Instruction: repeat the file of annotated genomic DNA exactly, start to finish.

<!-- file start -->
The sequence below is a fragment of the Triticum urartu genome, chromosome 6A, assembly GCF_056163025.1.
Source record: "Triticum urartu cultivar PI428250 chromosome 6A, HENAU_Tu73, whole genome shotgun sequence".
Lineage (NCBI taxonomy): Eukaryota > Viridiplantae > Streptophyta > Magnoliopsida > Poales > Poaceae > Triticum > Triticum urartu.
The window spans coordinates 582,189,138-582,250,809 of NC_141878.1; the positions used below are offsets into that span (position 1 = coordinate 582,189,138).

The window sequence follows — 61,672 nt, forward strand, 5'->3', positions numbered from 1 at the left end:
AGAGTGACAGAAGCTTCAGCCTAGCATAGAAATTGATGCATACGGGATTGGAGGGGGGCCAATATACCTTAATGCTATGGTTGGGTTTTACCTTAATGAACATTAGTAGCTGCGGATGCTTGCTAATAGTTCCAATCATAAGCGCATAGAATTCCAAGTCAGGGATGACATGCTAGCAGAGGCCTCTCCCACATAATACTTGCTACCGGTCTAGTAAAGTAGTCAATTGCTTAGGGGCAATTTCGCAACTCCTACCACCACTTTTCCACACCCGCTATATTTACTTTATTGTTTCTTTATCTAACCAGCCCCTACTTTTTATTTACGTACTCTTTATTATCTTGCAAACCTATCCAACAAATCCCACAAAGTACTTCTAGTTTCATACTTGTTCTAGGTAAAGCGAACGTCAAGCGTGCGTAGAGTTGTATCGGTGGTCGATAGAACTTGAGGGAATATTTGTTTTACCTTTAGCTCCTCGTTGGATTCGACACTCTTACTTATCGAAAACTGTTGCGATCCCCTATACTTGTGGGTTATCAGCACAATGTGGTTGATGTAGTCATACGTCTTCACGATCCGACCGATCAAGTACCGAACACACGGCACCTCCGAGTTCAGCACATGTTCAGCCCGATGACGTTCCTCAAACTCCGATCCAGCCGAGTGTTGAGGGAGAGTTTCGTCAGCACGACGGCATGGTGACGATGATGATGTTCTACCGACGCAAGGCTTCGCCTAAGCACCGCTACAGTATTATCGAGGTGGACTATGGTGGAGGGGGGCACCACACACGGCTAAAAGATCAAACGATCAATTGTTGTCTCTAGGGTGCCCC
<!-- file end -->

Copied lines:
The sequence below is a fragment of the Triticum urartu genome, chromosome 6A, assembly GCF_056163025.1.
Source record: "Triticum urartu cultivar PI428250 chromosome 6A, HENAU_Tu73, whole genome shotgun sequence".
Lineage (NCBI taxonomy): Eukaryota > Viridiplantae > Streptophyta > Magnoliopsida > Poales > Poaceae > Triticum > Triticum urartu.
The window spans coordinates 582,189,138-582,250,809 of NC_141878.1; the positions used below are offsets into that span (position 1 = coordinate 582,189,138).

The window sequence follows — 61,672 nt, forward strand, 5'->3', positions numbered from 1 at the left end:
AGAGTGACAGAAGCTTCAGCCTAGCATAGAAATTGATGCATACGGGATTGGAGGGGGGCCAATATACCTTAATGCTATGGTTGGGTTTTACCTTAATGAACATTAGTAGCTGCGGATGCTTGCTAATAGTTCCAATCATAAGCGCATAGAATTCCAAGTCAGGGATGACATGCTAGCAGAGGCCTCTCCCACATAATACTTGCTACCGGTCTAGTAAAGTAGTCAATTGCTTAGGGGCAATTTCGCAACTCCTACCACCACTTTTCCACACCCGCTATATTTACTTTATTGTTTCTTTATCTAACCAGCCCCTACTTTTTATTTACGTACTCTTTATTATCTTGCAAACCTATCCAACAAATCCCACAAAGTACTTCTAGTTTCATACTTGTTCTAGGTAAAGCGAACGTCAAGCGTGCGTAGAGTTGTATCGGTGGTCGATAGAACTTGAGGGAATATTTGTTTTACCTTTAGCTCCTCGTTGGATTCGACACTCTTACTTATCGAAAACTGTTGCGATCCCCTATACTTGTGGGTTATCAGCACAATGTGGTTGATGTAGTCATACGTCTTCACGATCCGACCGATCAAGTACCGAACACACGGCACCTCCGAGTTCAGCACATGTTCAGCCCGATGACGTTCCTCAAACTCCGATCCAGCCGAGTGTTGAGGGAGAGTTTCGTCAGCACGACGGCATGGTGACGATGATGATGTTCTACCGACGCAAGGCTTCGCCTAAGCACCGCTACAGTATTATCGAGGTGGACTATGGTGGAGGGGGGCACCACACACGGCTAAAAGATCAAACGATCAATTGTTGTCTCTAGGGTGCCCC